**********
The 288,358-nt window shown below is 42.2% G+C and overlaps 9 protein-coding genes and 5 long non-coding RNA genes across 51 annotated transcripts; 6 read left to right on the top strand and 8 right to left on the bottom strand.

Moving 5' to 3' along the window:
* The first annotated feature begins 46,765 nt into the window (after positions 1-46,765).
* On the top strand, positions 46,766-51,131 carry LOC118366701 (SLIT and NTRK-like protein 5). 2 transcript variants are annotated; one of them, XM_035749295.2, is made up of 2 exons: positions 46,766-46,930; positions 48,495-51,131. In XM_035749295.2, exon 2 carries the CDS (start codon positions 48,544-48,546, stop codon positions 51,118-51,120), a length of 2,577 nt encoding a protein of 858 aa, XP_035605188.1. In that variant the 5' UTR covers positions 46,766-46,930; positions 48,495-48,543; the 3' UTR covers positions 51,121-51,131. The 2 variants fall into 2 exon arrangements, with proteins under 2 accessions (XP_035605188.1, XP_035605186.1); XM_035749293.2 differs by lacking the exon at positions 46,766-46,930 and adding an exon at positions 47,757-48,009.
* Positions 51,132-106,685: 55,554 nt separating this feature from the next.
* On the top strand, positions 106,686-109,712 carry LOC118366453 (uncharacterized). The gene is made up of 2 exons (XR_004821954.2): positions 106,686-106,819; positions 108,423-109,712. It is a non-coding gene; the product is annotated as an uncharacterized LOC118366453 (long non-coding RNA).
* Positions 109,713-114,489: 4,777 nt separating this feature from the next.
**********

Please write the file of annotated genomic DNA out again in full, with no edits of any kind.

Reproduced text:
The 288,358-nt window shown below is 42.2% G+C and overlaps 9 protein-coding genes and 5 long non-coding RNA genes across 51 annotated transcripts; 6 read left to right on the top strand and 8 right to left on the bottom strand.

Moving 5' to 3' along the window:
* The first annotated feature begins 46,765 nt into the window (after positions 1-46,765).
* On the top strand, positions 46,766-51,131 carry LOC118366701 (SLIT and NTRK-like protein 5). 2 transcript variants are annotated; one of them, XM_035749295.2, is made up of 2 exons: positions 46,766-46,930; positions 48,495-51,131. In XM_035749295.2, exon 2 carries the CDS (start codon positions 48,544-48,546, stop codon positions 51,118-51,120), a length of 2,577 nt encoding a protein of 858 aa, XP_035605188.1. In that variant the 5' UTR covers positions 46,766-46,930; positions 48,495-48,543; the 3' UTR covers positions 51,121-51,131. The 2 variants fall into 2 exon arrangements, with proteins under 2 accessions (XP_035605188.1, XP_035605186.1); XM_035749293.2 differs by lacking the exon at positions 46,766-46,930 and adding an exon at positions 47,757-48,009.
* Positions 51,132-106,685: 55,554 nt separating this feature from the next.
* On the top strand, positions 106,686-109,712 carry LOC118366453 (uncharacterized). The gene is made up of 2 exons (XR_004821954.2): positions 106,686-106,819; positions 108,423-109,712. It is a non-coding gene; the product is annotated as an uncharacterized LOC118366453 (long non-coding RNA).
* Positions 109,713-114,489: 4,777 nt separating this feature from the next.